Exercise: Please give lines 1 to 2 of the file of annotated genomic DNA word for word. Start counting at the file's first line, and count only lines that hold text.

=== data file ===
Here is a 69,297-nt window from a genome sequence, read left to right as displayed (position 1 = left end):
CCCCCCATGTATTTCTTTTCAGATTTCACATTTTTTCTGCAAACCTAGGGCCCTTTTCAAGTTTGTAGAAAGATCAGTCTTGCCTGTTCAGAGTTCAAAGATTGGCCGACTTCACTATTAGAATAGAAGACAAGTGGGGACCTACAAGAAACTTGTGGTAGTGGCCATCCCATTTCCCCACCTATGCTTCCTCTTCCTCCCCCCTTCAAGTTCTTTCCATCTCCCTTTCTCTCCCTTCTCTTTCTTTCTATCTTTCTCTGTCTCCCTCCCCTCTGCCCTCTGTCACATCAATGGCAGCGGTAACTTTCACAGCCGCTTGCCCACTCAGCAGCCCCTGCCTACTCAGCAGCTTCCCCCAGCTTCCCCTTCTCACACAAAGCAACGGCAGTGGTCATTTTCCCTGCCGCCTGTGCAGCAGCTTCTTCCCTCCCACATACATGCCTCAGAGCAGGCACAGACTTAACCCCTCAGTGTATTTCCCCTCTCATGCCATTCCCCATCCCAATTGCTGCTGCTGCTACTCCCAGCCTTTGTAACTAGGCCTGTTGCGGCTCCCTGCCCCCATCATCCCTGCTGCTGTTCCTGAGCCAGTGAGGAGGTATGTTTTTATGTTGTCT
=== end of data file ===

Here is a 69,297-nt window from a genome sequence, read left to right as displayed (position 1 = left end):
CCCCCCATGTATTTCTTTTCAGATTTCACATTTTTTCTGCAAACCTAGGGCCCTTTTCAAGTTTGTAGAAAGATCAGTCTTGCCTGTTCAGAGTTCAAAGATTGGCCGACTTCACTATTAGAATAGAAGACAAGTGGGGACCTACAAGAAACTTGTGGTAGTGGCCATCCCATTTCCCCACCTATGCTTCCTCTTCCTCCCCCCTTCAAGTTCTTTCCATCTCCCTTTCTCTCCCTTCTCTTTCTTTCTATCTTTCTCTGTCTCCCTCCCCTCTGCCCTCTGTCACATCAATGGCAGCGGTAACTTTCACAGCCGCTTGCCCACTCAGCAGCCCCTGCCTACTCAGCAGCTTCCCCCAGCTTCCCCTTCTCACACAAAGCAACGGCAGTGGTCATTTTCCCTGCCGCCTGTGCAGCAGCTTCTTCCCTCCCACATACATGCCTCAGAGCAGGCACAGACTTAACCCCTCAGTGTATTTCCCCTCTCATGCCATTCCCCATCCCAATTGCTGCTGCTGCTACTCCCAGCCTTTGTAACTAGGCCTGTTGCGGCTCCCTGCCCCCATCATCCCTGCTGCTGTTCCTGAGCCAGTGAGGAGGTATGTTTTTATGTTGTCT